Helen Keller once noted that of all of her impairments, she was perhaps troubled most by her lack of speech and hearing. She elaborated that while blindness separated her from things, her lack of speech and hearing separated her from people; the human connection of communication.
I know from experience how “tricky” communication with a child can be. Ryan was about a year old when I noticed language delays. Like any parent, I kept track of the number of words he spoke and his ability to respond to my questions. He met all the suggested guidelines for language development at that age, but I still had concerns. I spoke to one of our speech pathologists, Kathleen Vogt, and she suggested a biweekly play group. Ryan worked on his expressive and receptive skills with other children, in a play setting under the direction of a speech pathologist. This was the start of our communication journey.
Ryan is now 19 years old. He voices his opinion, as all teenagers do, with gusto! In fact, sometimes while we’re riding in the car and he’s talking up a storm, I’ll suggest that we listen to the silence of the moment. Who knew 18 years later…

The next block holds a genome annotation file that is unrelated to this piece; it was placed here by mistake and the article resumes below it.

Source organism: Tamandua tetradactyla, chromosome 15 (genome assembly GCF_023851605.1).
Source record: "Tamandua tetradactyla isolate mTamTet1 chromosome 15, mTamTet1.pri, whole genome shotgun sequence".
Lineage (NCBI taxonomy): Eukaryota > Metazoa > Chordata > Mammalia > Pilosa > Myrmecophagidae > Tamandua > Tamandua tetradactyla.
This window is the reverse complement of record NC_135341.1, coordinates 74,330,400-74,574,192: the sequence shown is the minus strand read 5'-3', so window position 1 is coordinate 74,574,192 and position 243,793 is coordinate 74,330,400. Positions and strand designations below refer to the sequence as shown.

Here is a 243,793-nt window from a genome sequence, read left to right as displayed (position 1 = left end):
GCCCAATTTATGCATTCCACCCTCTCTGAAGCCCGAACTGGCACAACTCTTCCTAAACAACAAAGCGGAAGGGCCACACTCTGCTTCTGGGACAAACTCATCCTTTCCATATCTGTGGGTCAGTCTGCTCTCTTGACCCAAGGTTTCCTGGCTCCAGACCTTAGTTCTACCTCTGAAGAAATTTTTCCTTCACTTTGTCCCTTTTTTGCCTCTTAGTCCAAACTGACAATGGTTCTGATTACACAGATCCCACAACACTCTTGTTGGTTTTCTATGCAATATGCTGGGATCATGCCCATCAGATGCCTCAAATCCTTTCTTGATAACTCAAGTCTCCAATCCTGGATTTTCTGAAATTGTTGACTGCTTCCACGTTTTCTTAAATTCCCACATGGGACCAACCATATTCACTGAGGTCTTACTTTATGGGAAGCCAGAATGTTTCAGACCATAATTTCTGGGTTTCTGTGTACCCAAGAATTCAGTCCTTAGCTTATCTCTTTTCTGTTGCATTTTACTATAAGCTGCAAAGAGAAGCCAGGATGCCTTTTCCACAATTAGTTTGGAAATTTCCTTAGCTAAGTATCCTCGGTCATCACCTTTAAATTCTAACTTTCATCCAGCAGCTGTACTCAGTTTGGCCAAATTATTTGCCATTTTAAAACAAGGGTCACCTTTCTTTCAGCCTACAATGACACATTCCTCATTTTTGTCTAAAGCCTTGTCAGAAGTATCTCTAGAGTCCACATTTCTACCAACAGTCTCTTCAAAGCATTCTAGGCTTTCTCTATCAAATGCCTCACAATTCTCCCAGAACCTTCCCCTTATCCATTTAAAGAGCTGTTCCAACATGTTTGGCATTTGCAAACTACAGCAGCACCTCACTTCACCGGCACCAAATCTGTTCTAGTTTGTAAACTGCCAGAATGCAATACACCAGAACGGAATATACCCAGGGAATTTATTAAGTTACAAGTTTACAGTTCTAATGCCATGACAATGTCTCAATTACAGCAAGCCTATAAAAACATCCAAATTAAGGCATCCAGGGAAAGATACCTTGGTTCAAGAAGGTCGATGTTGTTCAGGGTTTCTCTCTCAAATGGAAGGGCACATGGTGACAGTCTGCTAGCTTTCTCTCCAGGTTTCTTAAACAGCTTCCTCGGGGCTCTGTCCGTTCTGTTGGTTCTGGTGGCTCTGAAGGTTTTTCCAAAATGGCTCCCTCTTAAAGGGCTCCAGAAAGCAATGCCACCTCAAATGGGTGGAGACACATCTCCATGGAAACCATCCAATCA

This May, as part of Better Hearing and Speech Month, the American Speech-Language-Hearing Association continues its public education efforts around the communication health of children by providing education for parents, raising awareness, as well as identifying and preventing speech and language delays.
All children with language difficulties can learn to connect. Professionals, such as speech pathologists and audiologists, teach children strategies to cope with communication challenges, and if needed, provide them with the appropriate technology.
To me, communication is more than verbal output – it’s about relating to others. I’m grateful for Kathy and all of the professionals who supported Ryan and who work daily with children.
Tune in Thursday to meet some professionals working in the field of speech pathology at our school. How do they help a child connect to others with communication?